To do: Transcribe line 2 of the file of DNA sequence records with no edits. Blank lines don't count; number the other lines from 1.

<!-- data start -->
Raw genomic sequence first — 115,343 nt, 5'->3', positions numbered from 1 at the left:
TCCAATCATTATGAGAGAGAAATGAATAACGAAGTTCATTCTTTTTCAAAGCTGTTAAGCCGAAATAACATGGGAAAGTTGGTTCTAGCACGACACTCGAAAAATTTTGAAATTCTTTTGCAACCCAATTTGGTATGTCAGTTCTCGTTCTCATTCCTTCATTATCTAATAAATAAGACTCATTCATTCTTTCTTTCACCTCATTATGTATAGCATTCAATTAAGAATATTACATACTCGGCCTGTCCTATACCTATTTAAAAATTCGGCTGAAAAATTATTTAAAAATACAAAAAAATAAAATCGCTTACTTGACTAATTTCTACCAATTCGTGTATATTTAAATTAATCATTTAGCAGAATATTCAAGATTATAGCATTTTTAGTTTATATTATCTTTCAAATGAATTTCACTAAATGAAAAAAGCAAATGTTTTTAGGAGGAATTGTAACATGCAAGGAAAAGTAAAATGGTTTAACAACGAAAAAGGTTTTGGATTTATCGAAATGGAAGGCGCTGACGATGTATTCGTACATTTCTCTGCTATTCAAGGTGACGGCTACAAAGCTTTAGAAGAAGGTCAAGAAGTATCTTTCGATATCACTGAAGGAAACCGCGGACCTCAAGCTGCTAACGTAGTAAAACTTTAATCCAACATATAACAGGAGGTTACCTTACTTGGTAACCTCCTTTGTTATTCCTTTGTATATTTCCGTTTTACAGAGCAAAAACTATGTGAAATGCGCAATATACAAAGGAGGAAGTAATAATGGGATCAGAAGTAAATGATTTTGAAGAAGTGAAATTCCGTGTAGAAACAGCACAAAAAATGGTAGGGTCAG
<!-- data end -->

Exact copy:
TCCAATCATTATGAGAGAGAAATGAATAACGAAGTTCATTCTTTTTCAAAGCTGTTAAGCCGAAATAACATGGGAAAGTTGGTTCTAGCACGACACTCGAAAAATTTTGAAATTCTTTTGCAACCCAATTTGGTATGTCAGTTCTCGTTCTCATTCCTTCATTATCTAATAAATAAGACTCATTCATTCTTTCTTTCACCTCATTATGTATAGCATTCAATTAAGAATATTACATACTCGGCCTGTCCTATACCTATTTAAAAATTCGGCTGAAAAATTATTTAAAAATACAAAAAAATAAAATCGCTTACTTGACTAATTTCTACCAATTCGTGTATATTTAAATTAATCATTTAGCAGAATATTCAAGATTATAGCATTTTTAGTTTATATTATCTTTCAAATGAATTTCACTAAATGAAAAAAGCAAATGTTTTTAGGAGGAATTGTAACATGCAAGGAAAAGTAAAATGGTTTAACAACGAAAAAGGTTTTGGATTTATCGAAATGGAAGGCGCTGACGATGTATTCGTACATTTCTCTGCTATTCAAGGTGACGGCTACAAAGCTTTAGAAGAAGGTCAAGAAGTATCTTTCGATATCACTGAAGGAAACCGCGGACCTCAAGCTGCTAACGTAGTAAAACTTTAATCCAACATATAACAGGAGGTTACCTTACTTGGTAACCTCCTTTGTTATTCCTTTGTATATTTCCGTTTTACAGAGCAAAAACTATGTGAAATGCGCAATATACAAAGGAGGAAGTAATAATGGGATCAGAAGTAAATGATTTTGAAGAAGTGAAATTCCGTGTAGAAACAGCACAAAAAATGGTAGGGTCAG